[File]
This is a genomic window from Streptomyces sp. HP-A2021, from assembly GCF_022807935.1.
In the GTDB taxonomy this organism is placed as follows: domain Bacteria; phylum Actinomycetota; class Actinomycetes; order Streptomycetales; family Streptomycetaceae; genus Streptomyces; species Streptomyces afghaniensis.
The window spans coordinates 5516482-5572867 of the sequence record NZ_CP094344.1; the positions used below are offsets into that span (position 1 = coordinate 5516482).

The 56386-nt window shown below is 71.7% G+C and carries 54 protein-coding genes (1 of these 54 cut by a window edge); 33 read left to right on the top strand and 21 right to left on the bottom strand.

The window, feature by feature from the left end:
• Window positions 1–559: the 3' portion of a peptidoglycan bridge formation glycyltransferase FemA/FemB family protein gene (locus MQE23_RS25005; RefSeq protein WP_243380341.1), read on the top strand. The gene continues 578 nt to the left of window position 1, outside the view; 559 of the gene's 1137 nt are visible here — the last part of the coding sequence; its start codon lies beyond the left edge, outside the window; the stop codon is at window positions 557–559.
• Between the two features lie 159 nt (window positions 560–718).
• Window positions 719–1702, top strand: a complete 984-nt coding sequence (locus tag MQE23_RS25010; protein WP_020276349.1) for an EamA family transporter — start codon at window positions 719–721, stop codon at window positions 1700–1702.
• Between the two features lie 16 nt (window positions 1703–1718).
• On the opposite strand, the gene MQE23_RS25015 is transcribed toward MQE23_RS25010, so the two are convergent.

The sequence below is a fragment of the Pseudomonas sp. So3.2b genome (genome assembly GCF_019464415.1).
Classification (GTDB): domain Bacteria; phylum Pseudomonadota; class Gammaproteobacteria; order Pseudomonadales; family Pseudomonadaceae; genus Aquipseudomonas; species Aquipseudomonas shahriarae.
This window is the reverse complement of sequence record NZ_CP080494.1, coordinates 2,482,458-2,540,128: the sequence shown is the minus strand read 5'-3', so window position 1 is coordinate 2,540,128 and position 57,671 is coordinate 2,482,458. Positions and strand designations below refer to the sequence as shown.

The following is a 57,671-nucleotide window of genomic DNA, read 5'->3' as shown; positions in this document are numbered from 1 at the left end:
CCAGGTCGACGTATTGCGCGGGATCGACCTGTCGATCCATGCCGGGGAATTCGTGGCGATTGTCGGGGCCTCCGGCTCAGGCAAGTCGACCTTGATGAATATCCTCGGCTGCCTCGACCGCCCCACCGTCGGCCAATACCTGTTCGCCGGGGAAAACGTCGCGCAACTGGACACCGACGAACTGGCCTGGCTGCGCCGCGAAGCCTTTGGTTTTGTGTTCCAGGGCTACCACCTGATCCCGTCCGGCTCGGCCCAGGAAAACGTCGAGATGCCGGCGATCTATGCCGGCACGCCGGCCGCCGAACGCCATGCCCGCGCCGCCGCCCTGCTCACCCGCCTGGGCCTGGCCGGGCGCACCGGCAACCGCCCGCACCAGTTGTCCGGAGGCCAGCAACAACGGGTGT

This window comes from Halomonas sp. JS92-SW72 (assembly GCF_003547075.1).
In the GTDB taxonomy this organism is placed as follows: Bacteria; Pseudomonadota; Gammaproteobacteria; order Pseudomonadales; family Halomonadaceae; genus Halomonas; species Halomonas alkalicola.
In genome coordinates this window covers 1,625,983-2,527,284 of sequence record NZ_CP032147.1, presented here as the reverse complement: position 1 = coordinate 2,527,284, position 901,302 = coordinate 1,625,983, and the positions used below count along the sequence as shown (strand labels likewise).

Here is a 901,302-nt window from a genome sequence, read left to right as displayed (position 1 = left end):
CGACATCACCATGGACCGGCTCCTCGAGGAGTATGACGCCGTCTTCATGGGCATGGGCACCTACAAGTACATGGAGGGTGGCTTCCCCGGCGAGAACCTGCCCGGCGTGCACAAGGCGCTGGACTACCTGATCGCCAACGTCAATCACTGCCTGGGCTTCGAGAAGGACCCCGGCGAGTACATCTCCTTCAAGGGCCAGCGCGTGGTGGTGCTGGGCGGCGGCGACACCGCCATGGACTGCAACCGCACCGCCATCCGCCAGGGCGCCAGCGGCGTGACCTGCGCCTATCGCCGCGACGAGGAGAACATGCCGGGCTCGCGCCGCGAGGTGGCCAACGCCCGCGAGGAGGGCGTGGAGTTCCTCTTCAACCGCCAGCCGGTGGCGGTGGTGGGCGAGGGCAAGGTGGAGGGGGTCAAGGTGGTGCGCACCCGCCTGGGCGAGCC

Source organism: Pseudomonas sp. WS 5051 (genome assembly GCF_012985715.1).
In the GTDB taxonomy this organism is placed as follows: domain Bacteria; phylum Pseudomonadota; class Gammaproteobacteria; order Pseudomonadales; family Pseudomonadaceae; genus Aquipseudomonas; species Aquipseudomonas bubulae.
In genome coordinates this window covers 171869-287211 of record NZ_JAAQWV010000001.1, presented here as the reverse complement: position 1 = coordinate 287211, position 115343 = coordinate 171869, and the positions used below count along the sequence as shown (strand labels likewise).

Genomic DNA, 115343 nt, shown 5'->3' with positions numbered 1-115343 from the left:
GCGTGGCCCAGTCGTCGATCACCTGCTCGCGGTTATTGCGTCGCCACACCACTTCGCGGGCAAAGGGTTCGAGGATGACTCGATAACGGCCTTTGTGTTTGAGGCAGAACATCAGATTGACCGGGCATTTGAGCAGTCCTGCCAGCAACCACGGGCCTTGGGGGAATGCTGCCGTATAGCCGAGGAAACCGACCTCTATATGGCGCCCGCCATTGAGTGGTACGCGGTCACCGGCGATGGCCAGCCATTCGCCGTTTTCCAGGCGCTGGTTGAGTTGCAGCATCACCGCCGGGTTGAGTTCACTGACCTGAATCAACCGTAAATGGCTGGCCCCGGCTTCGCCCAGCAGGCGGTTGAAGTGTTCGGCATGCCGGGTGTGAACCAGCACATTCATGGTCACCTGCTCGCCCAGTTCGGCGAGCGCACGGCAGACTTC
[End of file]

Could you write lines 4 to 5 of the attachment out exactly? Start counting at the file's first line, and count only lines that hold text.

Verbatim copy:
The 56386-nt window shown below is 71.7% G+C and carries 54 protein-coding genes (1 of these 54 cut by a window edge); 33 read left to right on the top strand and 21 right to left on the bottom strand.

The window, feature by feature from the left end: